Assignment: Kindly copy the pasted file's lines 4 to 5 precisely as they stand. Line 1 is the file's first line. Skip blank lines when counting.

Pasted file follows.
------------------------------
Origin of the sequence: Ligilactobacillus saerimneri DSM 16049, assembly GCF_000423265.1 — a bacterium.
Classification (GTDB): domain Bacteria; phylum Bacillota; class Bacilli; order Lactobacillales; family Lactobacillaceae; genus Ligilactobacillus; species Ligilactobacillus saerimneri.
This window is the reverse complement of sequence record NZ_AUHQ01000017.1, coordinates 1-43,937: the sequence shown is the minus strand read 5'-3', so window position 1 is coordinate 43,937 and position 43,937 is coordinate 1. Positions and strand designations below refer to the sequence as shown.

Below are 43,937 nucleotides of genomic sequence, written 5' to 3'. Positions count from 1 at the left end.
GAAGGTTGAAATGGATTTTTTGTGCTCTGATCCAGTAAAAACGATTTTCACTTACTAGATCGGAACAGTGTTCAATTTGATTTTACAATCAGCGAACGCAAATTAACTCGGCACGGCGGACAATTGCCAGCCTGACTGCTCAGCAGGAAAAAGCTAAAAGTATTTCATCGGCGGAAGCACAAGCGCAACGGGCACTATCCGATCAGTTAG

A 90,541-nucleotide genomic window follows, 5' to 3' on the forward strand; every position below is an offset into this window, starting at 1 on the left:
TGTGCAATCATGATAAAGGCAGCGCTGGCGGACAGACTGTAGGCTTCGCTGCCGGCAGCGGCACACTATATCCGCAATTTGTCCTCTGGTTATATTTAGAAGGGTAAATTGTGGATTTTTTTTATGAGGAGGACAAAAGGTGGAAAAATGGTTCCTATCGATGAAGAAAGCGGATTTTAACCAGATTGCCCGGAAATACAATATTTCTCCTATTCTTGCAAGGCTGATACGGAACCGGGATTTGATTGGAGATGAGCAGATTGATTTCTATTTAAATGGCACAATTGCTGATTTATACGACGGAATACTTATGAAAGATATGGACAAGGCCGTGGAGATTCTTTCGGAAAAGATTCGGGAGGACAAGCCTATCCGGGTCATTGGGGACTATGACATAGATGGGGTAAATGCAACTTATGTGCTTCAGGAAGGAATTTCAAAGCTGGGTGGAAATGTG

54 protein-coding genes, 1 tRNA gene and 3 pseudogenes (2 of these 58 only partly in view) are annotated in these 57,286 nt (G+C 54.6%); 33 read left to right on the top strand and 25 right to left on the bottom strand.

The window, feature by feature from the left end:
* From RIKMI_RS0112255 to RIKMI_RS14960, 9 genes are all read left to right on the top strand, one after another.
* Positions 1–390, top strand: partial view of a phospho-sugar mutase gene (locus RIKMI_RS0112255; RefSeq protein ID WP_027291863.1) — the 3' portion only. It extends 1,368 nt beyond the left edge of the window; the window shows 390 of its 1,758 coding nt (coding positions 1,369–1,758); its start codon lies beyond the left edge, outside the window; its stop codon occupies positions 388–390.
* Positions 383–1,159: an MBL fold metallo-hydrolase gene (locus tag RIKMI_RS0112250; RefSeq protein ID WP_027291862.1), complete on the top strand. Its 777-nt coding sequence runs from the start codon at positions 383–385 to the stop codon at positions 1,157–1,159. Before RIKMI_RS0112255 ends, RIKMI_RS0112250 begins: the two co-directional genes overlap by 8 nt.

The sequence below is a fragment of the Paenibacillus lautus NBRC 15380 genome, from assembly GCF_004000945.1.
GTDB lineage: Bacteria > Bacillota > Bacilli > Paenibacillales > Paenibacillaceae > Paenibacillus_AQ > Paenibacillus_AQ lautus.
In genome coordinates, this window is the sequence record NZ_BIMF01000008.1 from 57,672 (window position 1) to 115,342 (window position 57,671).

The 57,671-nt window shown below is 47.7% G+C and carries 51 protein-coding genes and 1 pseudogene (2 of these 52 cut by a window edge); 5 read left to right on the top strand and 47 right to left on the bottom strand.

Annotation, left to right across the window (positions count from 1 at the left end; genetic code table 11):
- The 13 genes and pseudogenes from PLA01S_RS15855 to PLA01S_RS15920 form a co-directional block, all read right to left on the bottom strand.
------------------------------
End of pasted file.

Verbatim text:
Below are 43,937 nucleotides of genomic sequence, written 5' to 3'. Positions count from 1 at the left end.
GAAGGTTGAAATGGATTTTTTGTGCTCTGATCCAGTAAAAACGATTTTCACTTACTAGATCGGAACAGTGTTCAATTTGATTTTACAATCAGCGAACGCAAATTAACTCGGCACGGCGGACAATTGCCAGCCTGACTGCTCAGCAGGAAAAAGCTAAAAGTATTTCATCGGCGGAAGCACAAGCGCAACGGGCACTATCCGATCAGTTAG